Opera was the first company to introduce a compression feature to its web browser. It was called Opera Turbo back in the days and was shipped with all desktop versions of the browser (there were no mobile versions available until later).
Opera users could enable or disable Opera Turbo with a simply flick of a switch in the browser. Enabled, it would redirect all incoming traffic through Opera servers where contents were compressed and optimized before they were transferred to the user's computer.
The main advantage here was that this reduced what needed to be downloaded to display websites in Opera. While often used in low bandwidth situations, it also had its used as a proxy server of sorts as it hid the IP address of the user in many situations.
Opera Turbo was renamed to Off-Road Mode some time ago, but nothing else changed. The feature is still available in all desktop version of Opera, and also in mobile versions.
Opera Software announced Opera Max today. It is a standalone application that brings Opera Off-Road Mode functionality as an app to Android.
Opera Max uses a Virtual Private Network, or VPN, to measure all the data usage on your phone. Once Opera Max savings is enabled, all data requests are sent through our compression servers that optimize video, images, and websites to use less data. We only measure how much data you use and how much data you’ve saved.
The company is looking for beta testers in the US currently who would like to test the application. To join the beta, you need to complete the following steps:
- Join the Opera Community page for Opera Max on Google Plus. A Google+ account is required to do so. You can do so even if you are not in the US at the time of doing so.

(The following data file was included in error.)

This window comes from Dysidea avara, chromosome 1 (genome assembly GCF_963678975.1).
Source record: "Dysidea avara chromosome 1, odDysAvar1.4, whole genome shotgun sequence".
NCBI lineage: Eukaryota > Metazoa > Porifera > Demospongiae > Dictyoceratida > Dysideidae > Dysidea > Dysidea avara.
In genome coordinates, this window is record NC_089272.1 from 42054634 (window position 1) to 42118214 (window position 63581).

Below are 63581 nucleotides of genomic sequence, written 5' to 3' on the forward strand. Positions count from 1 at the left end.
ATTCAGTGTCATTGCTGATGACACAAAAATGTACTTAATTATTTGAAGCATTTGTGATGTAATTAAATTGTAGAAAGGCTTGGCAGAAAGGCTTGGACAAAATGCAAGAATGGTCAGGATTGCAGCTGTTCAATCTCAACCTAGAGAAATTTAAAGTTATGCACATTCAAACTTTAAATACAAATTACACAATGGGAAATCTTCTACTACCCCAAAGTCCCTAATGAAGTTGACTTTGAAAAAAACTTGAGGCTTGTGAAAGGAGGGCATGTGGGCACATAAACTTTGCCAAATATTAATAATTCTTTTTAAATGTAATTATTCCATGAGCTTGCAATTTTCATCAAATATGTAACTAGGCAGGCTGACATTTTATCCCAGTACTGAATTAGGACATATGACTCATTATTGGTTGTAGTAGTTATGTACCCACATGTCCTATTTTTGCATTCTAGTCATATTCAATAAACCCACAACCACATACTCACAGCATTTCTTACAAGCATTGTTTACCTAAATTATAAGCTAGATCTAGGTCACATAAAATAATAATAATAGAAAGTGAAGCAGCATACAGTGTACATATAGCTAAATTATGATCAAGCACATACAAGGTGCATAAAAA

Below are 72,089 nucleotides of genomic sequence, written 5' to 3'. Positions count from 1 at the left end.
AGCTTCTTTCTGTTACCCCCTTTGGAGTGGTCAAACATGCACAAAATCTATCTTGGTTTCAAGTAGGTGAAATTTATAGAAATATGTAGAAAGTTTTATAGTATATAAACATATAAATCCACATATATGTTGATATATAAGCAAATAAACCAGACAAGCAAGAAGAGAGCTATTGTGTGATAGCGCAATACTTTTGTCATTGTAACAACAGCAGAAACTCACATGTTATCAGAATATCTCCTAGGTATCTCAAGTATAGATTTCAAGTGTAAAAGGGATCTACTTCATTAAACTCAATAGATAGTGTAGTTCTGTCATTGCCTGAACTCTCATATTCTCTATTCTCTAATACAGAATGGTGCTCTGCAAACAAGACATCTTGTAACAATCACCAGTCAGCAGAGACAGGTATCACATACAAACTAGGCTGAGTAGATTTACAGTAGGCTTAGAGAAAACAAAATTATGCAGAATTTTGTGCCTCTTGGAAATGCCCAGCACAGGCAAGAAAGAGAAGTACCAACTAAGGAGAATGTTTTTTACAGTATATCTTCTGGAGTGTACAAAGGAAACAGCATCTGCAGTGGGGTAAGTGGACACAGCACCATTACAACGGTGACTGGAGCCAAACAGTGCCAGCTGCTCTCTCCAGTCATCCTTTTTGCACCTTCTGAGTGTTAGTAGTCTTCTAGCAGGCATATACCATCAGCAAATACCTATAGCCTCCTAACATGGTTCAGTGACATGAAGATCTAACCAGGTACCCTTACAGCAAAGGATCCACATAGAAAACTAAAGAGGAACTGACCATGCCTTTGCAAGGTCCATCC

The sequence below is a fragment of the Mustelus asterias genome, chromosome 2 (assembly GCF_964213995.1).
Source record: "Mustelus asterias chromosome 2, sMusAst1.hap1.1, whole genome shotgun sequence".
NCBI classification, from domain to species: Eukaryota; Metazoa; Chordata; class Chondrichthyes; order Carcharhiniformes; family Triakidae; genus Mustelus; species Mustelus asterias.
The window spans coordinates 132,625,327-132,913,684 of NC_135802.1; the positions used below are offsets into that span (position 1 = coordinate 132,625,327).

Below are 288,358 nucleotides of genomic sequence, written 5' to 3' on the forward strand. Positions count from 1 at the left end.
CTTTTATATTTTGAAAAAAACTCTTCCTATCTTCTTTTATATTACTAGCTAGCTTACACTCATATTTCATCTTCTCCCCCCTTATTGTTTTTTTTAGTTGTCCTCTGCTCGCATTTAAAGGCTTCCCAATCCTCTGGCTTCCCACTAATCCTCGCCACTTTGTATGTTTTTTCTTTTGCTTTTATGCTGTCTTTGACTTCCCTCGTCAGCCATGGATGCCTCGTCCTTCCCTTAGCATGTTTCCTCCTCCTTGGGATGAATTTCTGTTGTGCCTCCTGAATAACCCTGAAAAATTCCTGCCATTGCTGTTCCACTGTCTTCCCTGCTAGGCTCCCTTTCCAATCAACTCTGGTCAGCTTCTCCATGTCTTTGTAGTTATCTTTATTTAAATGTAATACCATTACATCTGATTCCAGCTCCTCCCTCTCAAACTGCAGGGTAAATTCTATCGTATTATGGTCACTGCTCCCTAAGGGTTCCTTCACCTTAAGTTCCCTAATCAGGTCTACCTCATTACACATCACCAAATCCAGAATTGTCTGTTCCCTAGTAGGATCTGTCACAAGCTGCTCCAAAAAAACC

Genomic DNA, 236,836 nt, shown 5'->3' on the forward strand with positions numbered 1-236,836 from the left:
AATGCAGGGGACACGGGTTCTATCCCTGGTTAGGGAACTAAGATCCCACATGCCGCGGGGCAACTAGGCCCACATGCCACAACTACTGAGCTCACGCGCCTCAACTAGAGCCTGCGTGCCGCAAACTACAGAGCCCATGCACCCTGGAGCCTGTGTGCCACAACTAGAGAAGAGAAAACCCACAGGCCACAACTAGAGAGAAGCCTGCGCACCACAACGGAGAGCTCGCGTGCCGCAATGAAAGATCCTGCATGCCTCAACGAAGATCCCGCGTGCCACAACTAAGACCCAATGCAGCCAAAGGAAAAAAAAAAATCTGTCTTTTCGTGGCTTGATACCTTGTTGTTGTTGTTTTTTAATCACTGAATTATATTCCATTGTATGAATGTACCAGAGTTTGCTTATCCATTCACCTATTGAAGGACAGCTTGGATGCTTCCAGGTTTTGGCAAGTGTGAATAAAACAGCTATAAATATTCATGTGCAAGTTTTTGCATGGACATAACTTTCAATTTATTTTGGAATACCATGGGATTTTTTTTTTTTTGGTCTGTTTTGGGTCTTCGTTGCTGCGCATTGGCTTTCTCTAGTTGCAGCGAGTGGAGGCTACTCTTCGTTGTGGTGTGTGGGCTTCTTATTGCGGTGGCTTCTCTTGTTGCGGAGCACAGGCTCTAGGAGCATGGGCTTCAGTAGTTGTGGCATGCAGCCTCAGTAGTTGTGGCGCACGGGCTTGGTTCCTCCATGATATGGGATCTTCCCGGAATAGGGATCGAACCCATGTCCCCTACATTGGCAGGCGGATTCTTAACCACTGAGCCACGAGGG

- Become a beta tester for Opera Max for Android on this Google Play page. This is also possible from anywhere in the world and not limited to the US.
- Download the Opera Max beta app for Android from Google Play. Note that you won't be able to complete this step if you are not located in the US currently.
- The application will only save HTTP traffic and not encrypted traffic or traffic caused by other protocols.
- Opera Max is app-independent, which means that it will work with every application provided that it is plain HTTP traffic.
- The service is free during the beta, but will be paid when it is released. Paid does not necessarily mean that users have to pay money for it, as there seems to also be an option to watch ads to do so.
- The test is currently limited to the US and Android, but Opera Software has plans to expand to other platforms and markets.
Opera Max is not the first application that compresses your phone's traffic. There is the Opera web browser for Android for example that can do so, but also standalone apps such as Onavo Extend.
Update: An Opera representative just told me that Opera Max compresses video, something that other applications do not do. This feature sets the app apart from other apps in its vertical. Considering that video contents use more bandwidth -- a lot -- than images or web pages, it is fair to say that this improves the potential of the app significantly.
I was also informed that Opera Max does not store actual data usage, only how much data is being used, and how much data is being saved by using the save. Opera Software in addition to this has no plans to sell or utilize and user-targeting data to outside companies.